Thursday, December 13, 2007

Choosing a Dog Trainer

I truly love dogs, and I wish I could take on a gazillion clients all at once! Sadly, my busy schedule makes that pretty impossible (if only I had a clone...!) If you're looking for a fantastic trainer in your area, here are some of my personal tips that just might help you find the perfect fit:

1) Talk to your friends, family, a trusted groomer or vet (& even strangers with extraordinarily polite pups) and ask them for recommendations. Keep in mind that there are many large-scale businesses/ chain stores that offer dog training classes, so it's important to find out the name of the individual trainer your referral worked with (just as in any other industry, both wonderful and really really terrible employees can sometimes be working for the same company.)

2) Become familiar with the different methods of training before you begin your search, and then look for a trainer who uses techniques you feel most comfortable with. Be aware that there are some very opinionated trainers out there. I recommend looking for a trainer who uses terms like "I feel, I've found, I think, I believe, In my opinion, In my experience..." A confident trainer should be able to clearly explain his or her own personal training philosophy and the reasons behind it without becoming defensive... then let you decide if those techniques are something you feel comfortable with. Personally, I believe that positive reinforcement training is the best way to go, and so that's what I use with all my clients. I've found that students who are already drawn to that form of training have the best results with my techniques.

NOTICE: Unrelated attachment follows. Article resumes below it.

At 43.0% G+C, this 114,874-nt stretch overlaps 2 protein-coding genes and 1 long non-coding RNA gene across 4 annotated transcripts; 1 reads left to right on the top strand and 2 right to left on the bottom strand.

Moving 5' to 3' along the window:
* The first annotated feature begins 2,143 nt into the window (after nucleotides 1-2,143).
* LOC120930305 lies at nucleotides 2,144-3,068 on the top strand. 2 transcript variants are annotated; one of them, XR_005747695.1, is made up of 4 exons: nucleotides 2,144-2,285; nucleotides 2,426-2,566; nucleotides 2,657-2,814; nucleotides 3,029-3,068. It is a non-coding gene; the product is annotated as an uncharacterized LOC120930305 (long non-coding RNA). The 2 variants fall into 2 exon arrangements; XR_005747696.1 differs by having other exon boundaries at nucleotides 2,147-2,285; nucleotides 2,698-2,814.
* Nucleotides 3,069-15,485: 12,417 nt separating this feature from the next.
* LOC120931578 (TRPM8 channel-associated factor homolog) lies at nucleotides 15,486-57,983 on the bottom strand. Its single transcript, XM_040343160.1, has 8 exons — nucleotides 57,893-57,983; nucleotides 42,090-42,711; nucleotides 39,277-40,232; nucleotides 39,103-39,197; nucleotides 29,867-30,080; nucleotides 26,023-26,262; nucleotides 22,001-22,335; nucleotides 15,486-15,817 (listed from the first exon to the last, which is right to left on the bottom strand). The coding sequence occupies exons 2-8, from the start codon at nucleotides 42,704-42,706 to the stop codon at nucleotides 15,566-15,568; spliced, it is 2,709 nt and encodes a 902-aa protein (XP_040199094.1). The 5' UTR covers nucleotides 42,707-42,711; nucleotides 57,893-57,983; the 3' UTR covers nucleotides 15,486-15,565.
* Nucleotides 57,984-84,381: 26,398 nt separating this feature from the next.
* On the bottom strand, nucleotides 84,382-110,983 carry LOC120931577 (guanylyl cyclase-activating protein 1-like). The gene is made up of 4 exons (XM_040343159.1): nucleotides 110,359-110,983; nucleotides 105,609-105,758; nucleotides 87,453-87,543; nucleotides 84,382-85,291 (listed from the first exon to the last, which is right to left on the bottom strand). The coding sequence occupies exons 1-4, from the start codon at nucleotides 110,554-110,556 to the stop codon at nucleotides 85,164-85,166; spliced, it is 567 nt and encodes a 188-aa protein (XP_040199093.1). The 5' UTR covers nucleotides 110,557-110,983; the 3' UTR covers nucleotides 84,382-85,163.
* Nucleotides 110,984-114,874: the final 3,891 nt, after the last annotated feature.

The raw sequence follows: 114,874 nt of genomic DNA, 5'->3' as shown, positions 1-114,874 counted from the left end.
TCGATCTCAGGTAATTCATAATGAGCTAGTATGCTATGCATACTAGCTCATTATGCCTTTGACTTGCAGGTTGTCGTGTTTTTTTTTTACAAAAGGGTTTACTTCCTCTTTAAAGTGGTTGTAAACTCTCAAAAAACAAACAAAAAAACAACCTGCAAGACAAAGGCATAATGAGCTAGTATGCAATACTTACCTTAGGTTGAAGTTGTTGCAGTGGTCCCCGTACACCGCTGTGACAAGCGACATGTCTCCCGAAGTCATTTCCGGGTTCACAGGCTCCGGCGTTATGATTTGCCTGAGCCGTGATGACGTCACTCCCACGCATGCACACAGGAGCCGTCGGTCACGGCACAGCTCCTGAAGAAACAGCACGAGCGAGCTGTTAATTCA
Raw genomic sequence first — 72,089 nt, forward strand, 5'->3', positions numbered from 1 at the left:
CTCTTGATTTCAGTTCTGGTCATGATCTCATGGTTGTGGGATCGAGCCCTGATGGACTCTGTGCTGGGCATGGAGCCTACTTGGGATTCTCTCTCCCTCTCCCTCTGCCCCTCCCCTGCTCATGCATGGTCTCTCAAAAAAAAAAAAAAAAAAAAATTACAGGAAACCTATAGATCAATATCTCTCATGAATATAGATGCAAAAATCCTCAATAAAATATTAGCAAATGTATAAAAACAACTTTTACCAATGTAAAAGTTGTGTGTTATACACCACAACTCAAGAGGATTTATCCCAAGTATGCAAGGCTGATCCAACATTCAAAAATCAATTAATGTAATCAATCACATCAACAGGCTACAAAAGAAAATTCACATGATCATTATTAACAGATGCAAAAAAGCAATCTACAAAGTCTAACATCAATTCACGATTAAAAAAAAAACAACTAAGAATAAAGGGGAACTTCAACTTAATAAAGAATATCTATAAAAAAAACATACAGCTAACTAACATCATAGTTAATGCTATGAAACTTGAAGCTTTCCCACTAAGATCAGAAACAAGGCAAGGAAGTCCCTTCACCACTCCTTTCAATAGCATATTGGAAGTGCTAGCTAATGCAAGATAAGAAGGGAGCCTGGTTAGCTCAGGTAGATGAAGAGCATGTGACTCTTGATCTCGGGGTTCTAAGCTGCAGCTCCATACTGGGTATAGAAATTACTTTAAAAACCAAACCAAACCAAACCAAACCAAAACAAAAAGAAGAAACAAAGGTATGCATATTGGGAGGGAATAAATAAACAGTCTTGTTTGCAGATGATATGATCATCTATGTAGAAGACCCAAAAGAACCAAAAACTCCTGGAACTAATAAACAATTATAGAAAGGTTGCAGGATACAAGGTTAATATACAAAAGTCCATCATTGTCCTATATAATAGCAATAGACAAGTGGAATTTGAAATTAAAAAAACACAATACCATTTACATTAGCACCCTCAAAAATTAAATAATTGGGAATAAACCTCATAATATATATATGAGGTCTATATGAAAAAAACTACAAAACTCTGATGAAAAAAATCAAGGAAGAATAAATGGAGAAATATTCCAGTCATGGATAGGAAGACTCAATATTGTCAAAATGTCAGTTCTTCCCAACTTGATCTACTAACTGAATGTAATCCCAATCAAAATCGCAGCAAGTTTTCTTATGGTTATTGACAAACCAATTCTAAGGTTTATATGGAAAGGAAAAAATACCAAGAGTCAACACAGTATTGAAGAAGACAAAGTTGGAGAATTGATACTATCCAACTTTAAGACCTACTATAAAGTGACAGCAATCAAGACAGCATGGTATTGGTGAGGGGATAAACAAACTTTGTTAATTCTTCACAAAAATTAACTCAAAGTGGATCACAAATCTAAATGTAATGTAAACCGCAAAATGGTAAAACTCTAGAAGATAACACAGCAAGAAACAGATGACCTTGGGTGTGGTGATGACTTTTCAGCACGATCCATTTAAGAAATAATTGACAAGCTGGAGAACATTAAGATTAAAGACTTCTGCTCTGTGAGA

3) Most professional trainers who offer private lessons will be happy to talk with you over the phone or via email before you commit to lessons. Many will have a website with details regarding their background and training methods. Getting to know a bit about your trainer's personality and beliefs ahead of time may give you a better idea about what you might expect from them in person.

For instance, in addition to having gone through traditional dog trainer training, I've also been trained in pet first aid/CPR, animal assisted therapy, and have a certificate in Humane Education (from HSU.) You may find other trainers who, say, have protective/guard dog training backgrounds, etc. As you might imagine, the training processes would likely be different.

You might also find it helpful to ask about any "side jobs," education, or interests. In my case, I also work as a Naturalist (and have training in environmental education, native wildlife, etc.) I'm used to working with the public, and with children in particular ( Part of my job as a naturalist is teaching Nature-Based Preschool.) I majored in journalism and art in college. While this might seem unrelated to working with dogs, that background helped develop my observational skills, appreciation for detail, and communicative abilities; all of which give me a great advantage in my field.

4) Look for a trainer who truly likes dogs... and also truly likes people. It's strange to say, but many "dog people" aren't always too thrilled about interacting with their own species. It's important that your trainer works well with animals, and can also be warm, engaging, polite, and communicative with humans (like you!), too.

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